"We still have one question, though. We don't know who wrote the poem." Streamrudder was curious.
That question would still be answered. And Sandflower, Streamrudder, and Forestelm had more adventures to come!
It was a bad day for the Juskakor. They had to face Rakku Kor's fury. "Scared of a few otters and cats?" the chieftain roared.
"It wasn't a few otters and cats, Chief," Morrun Bowbeast said without raising his voice. "It would be foolish to attack them. They are true warriors!"
"Perhaps you didn't know that the cats are peaceful farmers, and descendants of the gentle wildcat Gingivere. They are not used to fighting," Rakku Kor snarled. "The pride of the Juskakor is at stake. This very day we attack them!"
It was late at night when the Juska struck. The otters were taken by surprise, rushing around and gathering their weapons as fast as they could. Sandflower was still asleep. Sudddenly, she saw a mouse in armor, like nothing she had ever seen before. "There comes a time when even the peaceful goodbeasts must stand up for their friends and family. Defend your friends, Sandflower!" She was stirred to wakefullness.
Sandflower shook her brother and parents awake. "Wake up, please! The Juska are attacking the otter camp.
Morrun Bowbeast fitted an arrow to his lethal bow and aimed it - straight at Riverdeep. Grabbing a shield. Sandflower rushed in, delfecting the arrow which would have taken the otter's life. One brawny otter grabbed a javelin and hurled it at the ferret. It struck true. The rest of the otters continued the attack.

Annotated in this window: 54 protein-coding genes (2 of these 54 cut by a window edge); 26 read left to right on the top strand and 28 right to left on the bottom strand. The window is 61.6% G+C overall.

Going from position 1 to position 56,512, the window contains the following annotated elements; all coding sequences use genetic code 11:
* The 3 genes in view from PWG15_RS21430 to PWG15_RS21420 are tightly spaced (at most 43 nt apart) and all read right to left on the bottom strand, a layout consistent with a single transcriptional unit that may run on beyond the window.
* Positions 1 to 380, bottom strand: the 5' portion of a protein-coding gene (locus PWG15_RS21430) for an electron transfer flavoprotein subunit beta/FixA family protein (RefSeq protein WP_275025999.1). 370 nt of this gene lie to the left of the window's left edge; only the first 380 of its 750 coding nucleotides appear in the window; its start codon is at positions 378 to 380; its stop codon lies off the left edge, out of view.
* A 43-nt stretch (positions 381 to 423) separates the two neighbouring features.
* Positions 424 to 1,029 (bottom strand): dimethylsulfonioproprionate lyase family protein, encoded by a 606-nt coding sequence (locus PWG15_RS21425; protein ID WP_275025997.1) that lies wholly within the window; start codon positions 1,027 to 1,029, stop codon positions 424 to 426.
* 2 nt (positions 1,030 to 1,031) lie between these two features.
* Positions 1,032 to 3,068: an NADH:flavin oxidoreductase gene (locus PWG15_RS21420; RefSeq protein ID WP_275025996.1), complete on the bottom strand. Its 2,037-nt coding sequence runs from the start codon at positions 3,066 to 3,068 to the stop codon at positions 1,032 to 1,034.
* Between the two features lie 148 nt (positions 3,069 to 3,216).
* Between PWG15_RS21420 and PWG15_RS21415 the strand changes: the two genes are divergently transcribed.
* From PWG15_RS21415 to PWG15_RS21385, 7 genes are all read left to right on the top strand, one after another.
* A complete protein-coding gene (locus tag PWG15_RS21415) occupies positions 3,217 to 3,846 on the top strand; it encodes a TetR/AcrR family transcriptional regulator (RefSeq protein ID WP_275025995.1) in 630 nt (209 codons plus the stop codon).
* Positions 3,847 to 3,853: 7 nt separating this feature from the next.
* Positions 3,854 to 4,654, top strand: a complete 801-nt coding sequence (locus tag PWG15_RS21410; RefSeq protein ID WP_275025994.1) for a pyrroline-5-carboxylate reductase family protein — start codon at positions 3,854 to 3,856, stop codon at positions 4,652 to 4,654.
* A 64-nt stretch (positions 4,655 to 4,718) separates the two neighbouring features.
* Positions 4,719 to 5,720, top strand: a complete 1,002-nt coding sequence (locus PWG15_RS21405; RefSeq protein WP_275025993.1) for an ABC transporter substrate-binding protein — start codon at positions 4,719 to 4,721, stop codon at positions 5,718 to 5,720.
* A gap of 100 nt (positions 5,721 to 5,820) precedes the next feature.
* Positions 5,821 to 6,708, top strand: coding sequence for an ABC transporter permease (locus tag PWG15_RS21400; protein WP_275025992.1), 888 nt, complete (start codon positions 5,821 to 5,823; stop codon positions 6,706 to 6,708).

"Charge!" an otter roared. "Rouse yourselves!"
Forestelm took an arrow in the shoulder. He dropped back, grimacing. "That weasel thought he could slay a wildcat with one arrow, well Forestelm is tougher than that."
One of the otters was brought down be a sword thrust. Riverdeep gave Sandflower instructions. "I think Rushwater is still alive. Take him to Lera. His life depends on you!"
Sandflower grabbed the wounded otter and rushed toward the den where Lera tended the wounded. The otter blinked and moaned softly. "You'll be all right. Lera will take care of you."
"Thank you - thank you...Sandflower," the otter gasped. Then his eyes closed.
Sandflower reached the den, bearing the limp weight of Rushwater. "He's been wounded, Sandflower said. A stoat struck him with a sword. Help him, please!"
"Don't fret, young cat, healers are always ready to help the wounded," Lera replied.
Onward the battle continued. Riverdeep met Rakku Kor face to face. "You thought you could kill me by ambush," the otter growled. " Remember, no otter goes down without a fight!"
Rakku Kor sanrled and unsheathed his blade. "You're going to die, otter!" he spat. Riverdeep was a true warrior, trained in battle and experienced. He countered the throust Rakku Kor made and struck. Rakku Kor snarled viciously and swungat the otter. Riverdeep ducked just in time, the Juska's blade inches from his head. Then the otter roared and swung. That swipe decided the battle. Rakku Kor fell slain. Some of the otters were woundedd or slain, but The strength of the wildcats helped them to win the day. Without their leader, Juska were beaten. They fled to the North, under the warning of Riverdeep.
"You have saved Riverdeep not merely once, but twice," said Forestelm. "Your quick thinking will not go unnoticed. You are a hero!"
"The spirit of Martin the Warrior visited me," said Sandflower. "I have been told that he lived during the time of our ancestors, Gingivere and Sandingomm. I believe he alerted me to save the life of Riverdeep."
"And this concludes the story of Sandflower, descendant of Squire Gingivere, and the friends she met. Bluebell concluded.
"I'm very hungry, Sandflower. Can you tell the cooks to bring out that grayling?" came a voice from the back.
Eyes turned to see the osprey. "Halieatus," mused the Abbot.
"I decided to fly over to here how my things were going."
"I hope we don't have to catch fish for you every day," Bellpaw muttered, holding an empty iced tea glass he ahd used to cool his throat.
The osprey laughed. "Don't worry, Bellpaw," he said.
"Shall we continue the feast?" asked Bluebell.
The cry was unanimous. "I'm ready!" everybeast shouted.